"If you compare this to the Teamgeist (the official ball at the 2006 World Cup in Germany), the areas apart from the seams were very smooth. The rougher texture would also help solve other issues, like when you kick the ball there is more friction between the boot and the ball."
But the major factor influencing the roughness is the geometry of the ball's seams.
"Seams are important because they determine to a large extent the roughness of the ball," Dr Mehta told the BBC.
The Brazuca has six thermally bonded propeller-shaped panels, less than the eight of the Jabulani, the 14 of the Teamgeist or the 32 of traditional footballs. Adidas says the new seam geometry will give the ball aerodynamic accuracy and a stable flight.
Fewer panels could actually make the ball smoother, but new ball's roughness is increased in other ways, says Dr Simon Choppin, a research fellow at the Centre for Sports Engineering Research at Sheffield Hallam University, who has measured the seams of the Brazuca.
"A colleague of mine, Dr John Hart, scanned the surface of the Brazuca and the Jabulani using a laser scanner. This gave us a 3-D model of the balls' seams to measure and analyse," Dr Choppin explains.
"We found that the depth of the Jabulani's seams is around 0.48 mm, while the new Brazuca football has seams 1.56 mm deep - more than three times deeper.
"In addition, I measured the lengths of the seams on each ball by tracing them with string. The total length of the seams on the Jabulani is around 203cm and around 327cm on the Brazuca. Not only are the seams on the Brazuca deeper, but they're longer too."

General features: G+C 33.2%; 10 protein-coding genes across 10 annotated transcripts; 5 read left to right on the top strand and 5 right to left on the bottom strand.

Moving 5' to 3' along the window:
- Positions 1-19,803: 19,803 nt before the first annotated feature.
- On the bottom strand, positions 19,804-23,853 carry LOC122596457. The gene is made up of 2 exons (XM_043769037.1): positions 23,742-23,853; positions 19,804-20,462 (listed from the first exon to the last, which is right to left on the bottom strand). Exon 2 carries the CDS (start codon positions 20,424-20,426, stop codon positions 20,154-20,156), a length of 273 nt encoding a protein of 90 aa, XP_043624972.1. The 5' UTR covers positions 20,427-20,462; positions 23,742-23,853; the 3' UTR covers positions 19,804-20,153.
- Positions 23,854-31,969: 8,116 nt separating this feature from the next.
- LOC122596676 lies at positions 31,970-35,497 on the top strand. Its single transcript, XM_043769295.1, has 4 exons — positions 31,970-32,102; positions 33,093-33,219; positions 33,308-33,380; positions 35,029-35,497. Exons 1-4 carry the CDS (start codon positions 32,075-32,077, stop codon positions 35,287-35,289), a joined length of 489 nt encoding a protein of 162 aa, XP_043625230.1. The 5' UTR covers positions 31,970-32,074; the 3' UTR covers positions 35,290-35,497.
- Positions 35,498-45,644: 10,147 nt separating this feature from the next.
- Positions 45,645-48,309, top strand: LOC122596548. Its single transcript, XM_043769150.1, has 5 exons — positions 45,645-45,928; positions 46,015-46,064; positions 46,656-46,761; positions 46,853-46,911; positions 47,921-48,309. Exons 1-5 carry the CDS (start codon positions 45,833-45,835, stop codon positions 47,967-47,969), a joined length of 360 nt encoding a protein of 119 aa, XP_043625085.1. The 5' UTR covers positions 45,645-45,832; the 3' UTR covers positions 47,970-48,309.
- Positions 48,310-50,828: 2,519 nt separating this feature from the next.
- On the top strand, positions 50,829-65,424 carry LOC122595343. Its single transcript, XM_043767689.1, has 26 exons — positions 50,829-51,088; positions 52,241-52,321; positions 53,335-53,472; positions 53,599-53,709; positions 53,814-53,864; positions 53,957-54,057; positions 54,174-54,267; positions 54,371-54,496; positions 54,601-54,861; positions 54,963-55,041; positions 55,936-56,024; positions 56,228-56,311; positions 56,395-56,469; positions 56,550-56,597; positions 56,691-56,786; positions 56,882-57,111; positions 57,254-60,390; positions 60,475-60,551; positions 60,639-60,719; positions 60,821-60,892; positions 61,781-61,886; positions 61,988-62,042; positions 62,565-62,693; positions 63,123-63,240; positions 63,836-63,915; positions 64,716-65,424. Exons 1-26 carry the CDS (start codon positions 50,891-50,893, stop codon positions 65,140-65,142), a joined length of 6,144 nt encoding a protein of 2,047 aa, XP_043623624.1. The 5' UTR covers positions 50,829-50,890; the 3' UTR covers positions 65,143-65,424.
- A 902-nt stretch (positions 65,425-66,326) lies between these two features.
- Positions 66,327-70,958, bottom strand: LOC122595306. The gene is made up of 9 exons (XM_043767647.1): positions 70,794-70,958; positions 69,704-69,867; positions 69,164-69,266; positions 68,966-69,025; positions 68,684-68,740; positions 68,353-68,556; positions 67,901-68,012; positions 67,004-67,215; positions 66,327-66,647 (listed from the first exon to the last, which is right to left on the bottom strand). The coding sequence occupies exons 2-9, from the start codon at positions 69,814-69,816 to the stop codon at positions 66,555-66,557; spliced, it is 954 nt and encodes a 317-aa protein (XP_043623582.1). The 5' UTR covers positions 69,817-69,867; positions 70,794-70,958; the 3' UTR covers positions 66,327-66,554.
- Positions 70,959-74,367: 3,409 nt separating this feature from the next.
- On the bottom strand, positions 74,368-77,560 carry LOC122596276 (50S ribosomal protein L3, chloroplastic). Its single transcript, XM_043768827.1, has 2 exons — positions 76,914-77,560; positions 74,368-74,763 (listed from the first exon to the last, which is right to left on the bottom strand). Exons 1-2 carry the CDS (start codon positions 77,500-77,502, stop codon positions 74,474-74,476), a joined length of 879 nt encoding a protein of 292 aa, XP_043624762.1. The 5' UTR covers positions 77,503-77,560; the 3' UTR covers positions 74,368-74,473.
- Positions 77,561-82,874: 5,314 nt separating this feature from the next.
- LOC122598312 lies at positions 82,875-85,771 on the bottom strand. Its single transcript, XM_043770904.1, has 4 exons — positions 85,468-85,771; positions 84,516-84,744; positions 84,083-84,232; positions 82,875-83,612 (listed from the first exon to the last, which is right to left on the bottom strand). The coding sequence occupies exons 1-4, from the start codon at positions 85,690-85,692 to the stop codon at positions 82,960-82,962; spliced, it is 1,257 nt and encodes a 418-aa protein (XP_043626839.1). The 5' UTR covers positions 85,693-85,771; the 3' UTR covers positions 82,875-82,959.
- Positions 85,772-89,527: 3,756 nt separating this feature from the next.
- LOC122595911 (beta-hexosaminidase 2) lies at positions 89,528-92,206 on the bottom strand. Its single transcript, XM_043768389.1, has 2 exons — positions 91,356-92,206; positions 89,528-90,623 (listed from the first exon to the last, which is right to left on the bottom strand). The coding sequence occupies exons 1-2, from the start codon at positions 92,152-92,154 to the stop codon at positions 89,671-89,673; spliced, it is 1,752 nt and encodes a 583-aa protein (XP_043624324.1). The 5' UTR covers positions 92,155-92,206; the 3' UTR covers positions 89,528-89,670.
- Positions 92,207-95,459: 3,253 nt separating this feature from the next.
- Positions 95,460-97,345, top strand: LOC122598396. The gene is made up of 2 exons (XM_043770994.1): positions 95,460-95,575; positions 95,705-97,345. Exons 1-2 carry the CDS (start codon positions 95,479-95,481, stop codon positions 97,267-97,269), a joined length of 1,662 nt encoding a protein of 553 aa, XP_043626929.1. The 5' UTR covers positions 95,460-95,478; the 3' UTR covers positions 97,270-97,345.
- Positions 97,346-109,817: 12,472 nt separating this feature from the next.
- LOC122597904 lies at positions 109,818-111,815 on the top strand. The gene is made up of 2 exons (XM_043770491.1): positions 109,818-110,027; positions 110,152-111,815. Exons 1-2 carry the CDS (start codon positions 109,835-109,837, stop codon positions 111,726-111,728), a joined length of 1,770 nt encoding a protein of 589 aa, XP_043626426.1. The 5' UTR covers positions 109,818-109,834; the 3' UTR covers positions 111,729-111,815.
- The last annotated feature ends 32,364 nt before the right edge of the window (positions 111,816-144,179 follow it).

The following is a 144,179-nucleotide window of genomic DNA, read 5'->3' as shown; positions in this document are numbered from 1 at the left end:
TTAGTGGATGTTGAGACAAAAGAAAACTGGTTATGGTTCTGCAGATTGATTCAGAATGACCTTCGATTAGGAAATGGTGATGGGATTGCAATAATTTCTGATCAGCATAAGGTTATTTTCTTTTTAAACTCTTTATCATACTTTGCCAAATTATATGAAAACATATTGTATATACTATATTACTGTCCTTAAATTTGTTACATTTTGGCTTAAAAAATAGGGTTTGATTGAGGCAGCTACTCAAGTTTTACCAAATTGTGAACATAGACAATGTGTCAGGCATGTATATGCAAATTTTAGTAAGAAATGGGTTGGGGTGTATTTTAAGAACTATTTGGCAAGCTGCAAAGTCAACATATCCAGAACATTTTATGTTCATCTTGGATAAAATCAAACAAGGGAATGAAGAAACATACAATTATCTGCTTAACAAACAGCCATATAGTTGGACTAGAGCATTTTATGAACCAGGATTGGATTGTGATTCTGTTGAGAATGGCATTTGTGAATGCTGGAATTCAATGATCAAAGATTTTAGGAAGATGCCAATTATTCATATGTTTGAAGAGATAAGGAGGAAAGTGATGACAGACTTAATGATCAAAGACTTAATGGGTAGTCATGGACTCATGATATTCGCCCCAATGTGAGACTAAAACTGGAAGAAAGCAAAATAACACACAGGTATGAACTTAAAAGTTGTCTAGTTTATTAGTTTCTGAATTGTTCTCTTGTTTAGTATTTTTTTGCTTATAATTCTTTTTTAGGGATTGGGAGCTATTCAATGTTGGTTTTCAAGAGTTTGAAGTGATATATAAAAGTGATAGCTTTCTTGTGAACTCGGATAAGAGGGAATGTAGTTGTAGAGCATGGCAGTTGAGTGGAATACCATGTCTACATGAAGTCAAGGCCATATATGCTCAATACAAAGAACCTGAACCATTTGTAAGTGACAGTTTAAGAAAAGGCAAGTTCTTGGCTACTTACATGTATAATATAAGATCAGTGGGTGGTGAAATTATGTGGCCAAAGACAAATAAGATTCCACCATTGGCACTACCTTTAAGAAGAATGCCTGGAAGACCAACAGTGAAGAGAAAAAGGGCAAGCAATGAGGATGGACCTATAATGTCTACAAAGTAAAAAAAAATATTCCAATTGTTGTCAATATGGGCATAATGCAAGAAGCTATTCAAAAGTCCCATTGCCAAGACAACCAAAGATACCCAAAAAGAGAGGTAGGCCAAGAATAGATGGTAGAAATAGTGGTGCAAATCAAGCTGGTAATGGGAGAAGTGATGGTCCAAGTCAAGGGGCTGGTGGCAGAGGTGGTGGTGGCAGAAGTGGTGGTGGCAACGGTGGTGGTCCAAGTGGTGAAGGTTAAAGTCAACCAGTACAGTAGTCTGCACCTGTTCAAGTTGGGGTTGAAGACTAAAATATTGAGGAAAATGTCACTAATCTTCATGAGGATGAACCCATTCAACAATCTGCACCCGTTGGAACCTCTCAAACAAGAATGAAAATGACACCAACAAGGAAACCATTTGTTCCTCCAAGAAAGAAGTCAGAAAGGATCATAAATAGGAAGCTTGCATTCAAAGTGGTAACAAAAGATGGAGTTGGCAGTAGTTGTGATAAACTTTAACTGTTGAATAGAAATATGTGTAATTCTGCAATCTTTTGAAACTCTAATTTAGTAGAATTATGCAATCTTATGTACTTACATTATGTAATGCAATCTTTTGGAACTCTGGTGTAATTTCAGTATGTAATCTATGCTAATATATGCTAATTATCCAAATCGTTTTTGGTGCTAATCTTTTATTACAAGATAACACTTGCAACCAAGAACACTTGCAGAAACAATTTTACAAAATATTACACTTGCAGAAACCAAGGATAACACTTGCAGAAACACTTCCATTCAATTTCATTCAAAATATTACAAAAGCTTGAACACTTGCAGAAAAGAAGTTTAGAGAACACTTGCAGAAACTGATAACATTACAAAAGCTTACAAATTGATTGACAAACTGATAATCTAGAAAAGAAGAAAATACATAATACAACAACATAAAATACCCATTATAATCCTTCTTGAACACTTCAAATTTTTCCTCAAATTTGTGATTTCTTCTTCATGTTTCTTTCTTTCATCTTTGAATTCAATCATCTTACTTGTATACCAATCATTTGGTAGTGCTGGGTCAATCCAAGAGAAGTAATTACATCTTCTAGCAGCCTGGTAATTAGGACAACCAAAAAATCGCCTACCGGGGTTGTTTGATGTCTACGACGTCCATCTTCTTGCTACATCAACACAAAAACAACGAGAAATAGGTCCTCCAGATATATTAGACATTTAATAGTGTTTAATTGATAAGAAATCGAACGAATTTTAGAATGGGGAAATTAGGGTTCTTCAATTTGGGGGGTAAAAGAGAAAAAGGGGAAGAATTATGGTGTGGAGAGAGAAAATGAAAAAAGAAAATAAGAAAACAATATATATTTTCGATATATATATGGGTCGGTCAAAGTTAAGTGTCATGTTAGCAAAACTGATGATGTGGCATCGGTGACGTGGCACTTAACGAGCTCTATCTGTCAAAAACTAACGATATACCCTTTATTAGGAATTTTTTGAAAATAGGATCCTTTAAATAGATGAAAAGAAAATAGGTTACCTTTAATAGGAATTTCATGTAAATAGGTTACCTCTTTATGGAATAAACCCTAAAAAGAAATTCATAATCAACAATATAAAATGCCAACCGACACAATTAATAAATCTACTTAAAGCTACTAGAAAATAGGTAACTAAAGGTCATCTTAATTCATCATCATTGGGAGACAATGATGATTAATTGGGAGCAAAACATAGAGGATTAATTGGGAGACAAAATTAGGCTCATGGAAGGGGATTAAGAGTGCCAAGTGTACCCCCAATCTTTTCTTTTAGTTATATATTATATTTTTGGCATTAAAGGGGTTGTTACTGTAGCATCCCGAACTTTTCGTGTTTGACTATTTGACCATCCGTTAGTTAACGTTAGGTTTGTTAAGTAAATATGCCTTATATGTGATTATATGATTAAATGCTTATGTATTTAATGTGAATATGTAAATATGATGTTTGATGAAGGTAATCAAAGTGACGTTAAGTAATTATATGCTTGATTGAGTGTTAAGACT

For Simon Choppin, the deeper and longer seams of the Brazuca, compared with the Jabulani, make it more like a traditional stitched football - and wind tunnel tests back up this assertion.
Rougher balls also travel further. As a football flies through the air, its seams stir and agitate the air - like the dimples do on a golf ball or the fluff on a tennis ball, explains Dr Choppin.
"This agitation is essential for fast and reliable flight. A perfectly smooth ball experiences large amounts of drag and high aerodynamic forces."
He added: "The seams of a football disturb the flow of the air.
"This results in a smaller wake-area of low pressure - behind the ball - reducing the pressure difference and reducing the force, which slows the ball down. The lower drag force means the ball travels for a longer distance."
So what was the final verdict of the scientists?
"I am pretty sure the Brazuca is going to behave more like the traditional 32-panel internally stitched ball, so the complaints we got in the last two World Cups will be minimised," says Rabi Mehta.
For Simon Choppin, "the seams are more effective agitators of the air, so the knuckling effect is less likely to occur at high speeds. I think the Brazuca will be more stable at high speed than its predecessors".
Dr Mehta says it's the knuckling effect that makes life difficult for goalkeepers.
"What the players have figured out is that it is better to kick the ball with no spin or little spin," he says.
"They've been doing it for years, ever since I was a kid I saw some players kick it with their toes so that it doesn't spin much and that's trying to get the knuckling effect.
"For the Brazuca, the critical speed to get maximum knuckling effect is around 30mph (48km/h). For the Jabulani it was more like 50mph (80km/h).
"So if the players are sitting there listening to me they should not kick the ball as hard now compared with 2010."